In January we checked out the site of an extreme winter sports event in Colorado, and for this edition of the Pléiades 1 – SPOT 6/7 Stadium of the Month we head to the site of Super Bowl 55, Raymond James Stadium in Florida.
About the Stadium: Raymond James Stadium is located on Florida’s west coast in north-west Tampa, right next to Tampa International Airport and some 3 miles (5 kilometers) from Old Tampa Bay. Pushed forward by the owner of the National Football League (NFL) team, the Tampa Bay Buccaneers, Raymond James Stadium broke ground on October 15, 1996 and opened on September 20, 1998 to host its first game between the Buccaneers and Chicago Bears. The naming rights for the stadium have been owned by Raymond James Financial since it opened, with a second renewal signed in 2016, securing the name through 2027 for a reported $3.1 million per year. In 2016, a multi-year renovation plan for Raymond James commenced and was completed by 2018 with a $160-million plus price tag. The renovations included a new 10,000 square foot bar, 134 luxury suites as well as the world’s most advanced HD video system with 31,000 square feet of video displays and over 400 speakers pushing out more than 750,000 watts of sound power!
Fun Factoids: (1) Raymond James Stadium is set to host the NFL’s Super Bowl 55 on February 7th. Originally set for SoFi Stadium, Super Bowl 55 was moved to Tampa when SoFi’s completion date was delayed. With the ongoing and escalating COVID crisis here in the USA, Super Bowl 55 will see it’s smallest crowd ever as Florida restrictions will limit the event’s capacity to just 20% or a bit over 13,000 of the stadium’s total 65,618 seats. (2) Raymond James Stadium seems to be used year-round as it has a busy schedule of events, including home games for the Buccaneers and the NCAA football team, the South Florida Bulls. It also hosts two NCAA football bowl games, the Outback and the Gasparilla Bowl; the Monster Jam; the Sunset Music Festival; a multitude of other sport events and even concerts by Beyoncé, Taylor Swift and U2. (3) The stadium features a 100-foot-long pirate ship that fires its loud cannons for each Buccaneers touchdown and field goal. The ship also features a remote-controlled parrot that talks to fans that pass below.
The Pléiades 1 High-Resolution Satellite Constellation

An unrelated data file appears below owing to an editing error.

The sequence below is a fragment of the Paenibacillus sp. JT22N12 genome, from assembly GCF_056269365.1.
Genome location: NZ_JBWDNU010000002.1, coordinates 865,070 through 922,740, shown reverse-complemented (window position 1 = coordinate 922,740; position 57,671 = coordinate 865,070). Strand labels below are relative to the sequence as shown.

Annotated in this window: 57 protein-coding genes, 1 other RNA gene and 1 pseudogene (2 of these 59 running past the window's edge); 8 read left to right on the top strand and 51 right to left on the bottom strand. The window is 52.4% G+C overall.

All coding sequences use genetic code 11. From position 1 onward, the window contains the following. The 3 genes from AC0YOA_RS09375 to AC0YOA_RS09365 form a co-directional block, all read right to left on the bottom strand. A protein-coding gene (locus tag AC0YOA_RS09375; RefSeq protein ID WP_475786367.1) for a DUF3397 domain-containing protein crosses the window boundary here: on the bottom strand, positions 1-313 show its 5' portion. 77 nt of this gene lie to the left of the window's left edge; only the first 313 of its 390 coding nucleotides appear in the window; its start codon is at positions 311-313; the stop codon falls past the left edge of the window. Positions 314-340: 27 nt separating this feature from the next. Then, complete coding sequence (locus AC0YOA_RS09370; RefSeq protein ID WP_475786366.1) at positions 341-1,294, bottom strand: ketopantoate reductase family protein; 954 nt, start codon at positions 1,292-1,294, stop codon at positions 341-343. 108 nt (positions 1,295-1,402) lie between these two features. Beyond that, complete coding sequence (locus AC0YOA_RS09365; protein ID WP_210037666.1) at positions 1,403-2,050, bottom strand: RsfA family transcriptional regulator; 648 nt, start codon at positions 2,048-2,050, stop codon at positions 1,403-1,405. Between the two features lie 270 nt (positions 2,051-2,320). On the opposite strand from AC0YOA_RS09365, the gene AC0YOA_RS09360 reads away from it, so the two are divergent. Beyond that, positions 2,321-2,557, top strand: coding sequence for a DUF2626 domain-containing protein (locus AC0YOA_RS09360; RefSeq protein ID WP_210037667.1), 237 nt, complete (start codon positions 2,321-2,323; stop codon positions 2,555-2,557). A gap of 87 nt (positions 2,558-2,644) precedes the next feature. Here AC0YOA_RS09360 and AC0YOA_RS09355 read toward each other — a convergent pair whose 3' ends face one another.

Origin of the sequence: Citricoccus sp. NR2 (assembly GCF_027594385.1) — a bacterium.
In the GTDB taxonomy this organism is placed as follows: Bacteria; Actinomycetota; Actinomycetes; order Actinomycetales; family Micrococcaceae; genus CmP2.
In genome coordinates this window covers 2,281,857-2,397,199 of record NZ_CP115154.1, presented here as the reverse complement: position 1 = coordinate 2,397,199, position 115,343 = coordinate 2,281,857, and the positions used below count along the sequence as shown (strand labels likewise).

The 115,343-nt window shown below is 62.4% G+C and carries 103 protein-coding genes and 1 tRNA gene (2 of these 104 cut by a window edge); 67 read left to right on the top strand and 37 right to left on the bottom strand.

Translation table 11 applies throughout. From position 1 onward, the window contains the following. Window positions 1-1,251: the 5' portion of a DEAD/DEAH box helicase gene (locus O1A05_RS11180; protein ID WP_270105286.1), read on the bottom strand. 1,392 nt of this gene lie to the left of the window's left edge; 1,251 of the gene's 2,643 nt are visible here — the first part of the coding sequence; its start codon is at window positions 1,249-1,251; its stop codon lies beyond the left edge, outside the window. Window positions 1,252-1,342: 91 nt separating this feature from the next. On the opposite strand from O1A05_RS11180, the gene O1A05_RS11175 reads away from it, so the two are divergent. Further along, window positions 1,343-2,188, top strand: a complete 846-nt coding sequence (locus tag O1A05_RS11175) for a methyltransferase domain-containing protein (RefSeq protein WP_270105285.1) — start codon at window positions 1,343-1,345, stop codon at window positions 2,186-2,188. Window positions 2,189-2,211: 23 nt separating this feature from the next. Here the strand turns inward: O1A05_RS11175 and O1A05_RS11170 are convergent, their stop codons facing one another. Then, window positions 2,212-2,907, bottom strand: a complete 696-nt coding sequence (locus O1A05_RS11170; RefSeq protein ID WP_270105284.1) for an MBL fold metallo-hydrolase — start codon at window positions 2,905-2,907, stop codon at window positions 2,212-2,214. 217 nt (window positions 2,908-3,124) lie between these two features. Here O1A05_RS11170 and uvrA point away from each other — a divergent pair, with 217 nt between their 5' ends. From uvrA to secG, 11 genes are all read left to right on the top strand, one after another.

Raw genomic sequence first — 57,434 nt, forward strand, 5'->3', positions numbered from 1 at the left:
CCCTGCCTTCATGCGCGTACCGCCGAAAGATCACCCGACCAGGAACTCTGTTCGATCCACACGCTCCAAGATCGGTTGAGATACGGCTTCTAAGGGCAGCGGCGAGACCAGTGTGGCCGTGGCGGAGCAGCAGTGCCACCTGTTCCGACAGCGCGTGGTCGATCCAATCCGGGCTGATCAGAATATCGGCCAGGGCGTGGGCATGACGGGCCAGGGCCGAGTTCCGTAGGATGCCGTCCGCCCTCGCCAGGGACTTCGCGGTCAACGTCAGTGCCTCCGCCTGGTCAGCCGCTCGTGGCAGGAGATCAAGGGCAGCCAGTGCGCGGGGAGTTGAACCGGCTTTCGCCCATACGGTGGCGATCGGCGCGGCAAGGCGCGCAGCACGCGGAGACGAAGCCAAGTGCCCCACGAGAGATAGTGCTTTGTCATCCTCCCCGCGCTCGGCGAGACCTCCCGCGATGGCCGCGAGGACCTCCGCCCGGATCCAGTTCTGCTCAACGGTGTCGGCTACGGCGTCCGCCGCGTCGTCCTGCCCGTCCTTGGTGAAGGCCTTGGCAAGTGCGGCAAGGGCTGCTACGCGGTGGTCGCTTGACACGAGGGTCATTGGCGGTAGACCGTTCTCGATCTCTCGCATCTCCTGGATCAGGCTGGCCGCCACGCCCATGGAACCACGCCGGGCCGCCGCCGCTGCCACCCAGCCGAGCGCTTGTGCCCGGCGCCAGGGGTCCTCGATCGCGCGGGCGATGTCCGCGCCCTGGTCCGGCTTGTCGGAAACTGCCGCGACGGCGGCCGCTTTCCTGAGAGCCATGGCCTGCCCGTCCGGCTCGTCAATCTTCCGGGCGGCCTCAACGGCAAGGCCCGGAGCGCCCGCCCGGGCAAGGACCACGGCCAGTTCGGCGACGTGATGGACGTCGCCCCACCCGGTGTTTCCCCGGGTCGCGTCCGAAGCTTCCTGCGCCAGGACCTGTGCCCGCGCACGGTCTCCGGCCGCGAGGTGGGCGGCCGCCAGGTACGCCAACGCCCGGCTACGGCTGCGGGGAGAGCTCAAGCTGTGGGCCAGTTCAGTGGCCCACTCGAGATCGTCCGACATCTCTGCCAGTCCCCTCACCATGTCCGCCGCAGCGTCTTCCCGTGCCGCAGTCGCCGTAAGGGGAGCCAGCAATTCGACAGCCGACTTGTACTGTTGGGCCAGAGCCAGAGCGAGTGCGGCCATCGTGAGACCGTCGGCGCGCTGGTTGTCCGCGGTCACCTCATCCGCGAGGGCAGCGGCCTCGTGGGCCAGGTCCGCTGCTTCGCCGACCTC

The Pléiades 1 constellation (or at least part of it!) has been in orbit since December 2011 and if you have not had a chance to check out any sample imagery, take a few moments and have a look at the gallery on our website. If you work with high-resolution imagery, you should consider Pléiades 1 for your next geospatial project.
A variety of Pléiades 1 products are available from both a growing archive and as a new collection, including 50-centimeter (cm) pansharpened imagery and 50-cm panchromatic – 2-meter (m) 4-band multispectral bundles. We are happy to discuss the technical specifications, pricing and tasking options available with this satellite constellation.
The SPOT Medium-Resolution Satellite Constellation
The SPOT medium-resolution constellation consist of seven satellites launched from 1986 to 2014 with the most recent additions, SPOT 6 and SPOT 7, launching in 2012 and 2014 respectively. SPOT 6 and SPOT 7 are twin satellites offering 1.5-m panchromatic and 6-m 4-band multispectral data with a massive footprint at 60-kilometers (km) wide. For projects requiring recent archive coverage or rapid new collections of medium-resolution data, SPOT 6/7 should be one of your top imagery sources!
More sample images and technical information about Pléiades 1A and 1B can be found on our website here; while the same can be found here for the SPOT constellation and specifically about SPOT 6/7.
The Apollo Mapping sales team can answer any questions you might have about Pléiades 1 and/or any of the SPOT satellites. We can be reached at (303) 993-3863 or [email protected].